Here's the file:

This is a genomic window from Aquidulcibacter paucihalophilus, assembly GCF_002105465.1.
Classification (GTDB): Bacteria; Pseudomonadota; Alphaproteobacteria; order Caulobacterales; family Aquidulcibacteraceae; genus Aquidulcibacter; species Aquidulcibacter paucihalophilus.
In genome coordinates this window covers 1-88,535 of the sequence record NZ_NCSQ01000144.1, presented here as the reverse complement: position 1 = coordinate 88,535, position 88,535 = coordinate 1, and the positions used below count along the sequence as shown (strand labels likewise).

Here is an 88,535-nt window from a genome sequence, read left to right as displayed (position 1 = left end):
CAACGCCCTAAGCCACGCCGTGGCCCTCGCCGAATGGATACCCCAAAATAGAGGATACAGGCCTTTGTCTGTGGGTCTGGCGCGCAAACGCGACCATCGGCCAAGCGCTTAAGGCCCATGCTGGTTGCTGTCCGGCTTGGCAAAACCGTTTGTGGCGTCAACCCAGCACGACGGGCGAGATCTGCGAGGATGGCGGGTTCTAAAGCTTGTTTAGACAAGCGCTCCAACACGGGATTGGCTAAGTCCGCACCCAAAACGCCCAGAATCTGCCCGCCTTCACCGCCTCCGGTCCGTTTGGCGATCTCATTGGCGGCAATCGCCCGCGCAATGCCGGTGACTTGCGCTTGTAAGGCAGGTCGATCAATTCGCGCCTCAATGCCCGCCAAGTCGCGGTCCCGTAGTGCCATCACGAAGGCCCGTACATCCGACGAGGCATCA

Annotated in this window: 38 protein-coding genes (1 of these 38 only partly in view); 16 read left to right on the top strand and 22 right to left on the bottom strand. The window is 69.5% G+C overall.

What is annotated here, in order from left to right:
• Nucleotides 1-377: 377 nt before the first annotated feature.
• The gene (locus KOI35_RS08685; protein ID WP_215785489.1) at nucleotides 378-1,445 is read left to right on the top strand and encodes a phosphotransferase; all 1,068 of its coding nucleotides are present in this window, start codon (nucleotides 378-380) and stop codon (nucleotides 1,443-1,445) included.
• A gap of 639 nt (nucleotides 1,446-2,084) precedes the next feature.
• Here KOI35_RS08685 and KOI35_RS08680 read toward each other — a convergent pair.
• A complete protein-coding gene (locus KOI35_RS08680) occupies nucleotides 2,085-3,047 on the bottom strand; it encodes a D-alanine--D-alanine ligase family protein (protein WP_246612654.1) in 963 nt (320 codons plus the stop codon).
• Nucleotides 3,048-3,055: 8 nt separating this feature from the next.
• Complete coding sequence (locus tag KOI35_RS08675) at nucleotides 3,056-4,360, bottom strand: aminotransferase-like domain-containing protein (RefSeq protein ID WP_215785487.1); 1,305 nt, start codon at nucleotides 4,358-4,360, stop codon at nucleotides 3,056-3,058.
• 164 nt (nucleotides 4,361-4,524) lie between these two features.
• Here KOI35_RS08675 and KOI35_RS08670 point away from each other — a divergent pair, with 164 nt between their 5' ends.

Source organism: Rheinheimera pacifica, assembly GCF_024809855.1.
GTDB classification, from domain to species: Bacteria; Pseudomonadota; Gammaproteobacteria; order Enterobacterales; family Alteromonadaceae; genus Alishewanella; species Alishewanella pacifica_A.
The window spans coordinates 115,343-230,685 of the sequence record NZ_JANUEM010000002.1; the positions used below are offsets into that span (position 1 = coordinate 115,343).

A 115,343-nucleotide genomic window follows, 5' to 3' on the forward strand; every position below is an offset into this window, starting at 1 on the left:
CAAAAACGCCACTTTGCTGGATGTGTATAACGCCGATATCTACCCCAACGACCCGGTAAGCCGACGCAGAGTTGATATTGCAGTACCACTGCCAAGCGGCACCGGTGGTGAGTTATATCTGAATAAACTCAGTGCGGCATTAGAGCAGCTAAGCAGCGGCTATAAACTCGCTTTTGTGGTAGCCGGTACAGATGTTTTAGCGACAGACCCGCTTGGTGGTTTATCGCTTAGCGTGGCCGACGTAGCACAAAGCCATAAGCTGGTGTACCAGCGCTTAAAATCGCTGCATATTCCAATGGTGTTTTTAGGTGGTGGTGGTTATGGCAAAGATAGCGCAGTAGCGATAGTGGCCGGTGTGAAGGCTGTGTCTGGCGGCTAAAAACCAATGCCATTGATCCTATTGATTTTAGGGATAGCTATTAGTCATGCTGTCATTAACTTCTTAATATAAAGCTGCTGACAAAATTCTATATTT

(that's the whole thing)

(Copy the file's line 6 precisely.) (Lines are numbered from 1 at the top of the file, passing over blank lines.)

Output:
Annotated in this window: 38 protein-coding genes (1 of these 38 only partly in view); 16 read left to right on the top strand and 22 right to left on the bottom strand. The window is 69.5% G+C overall.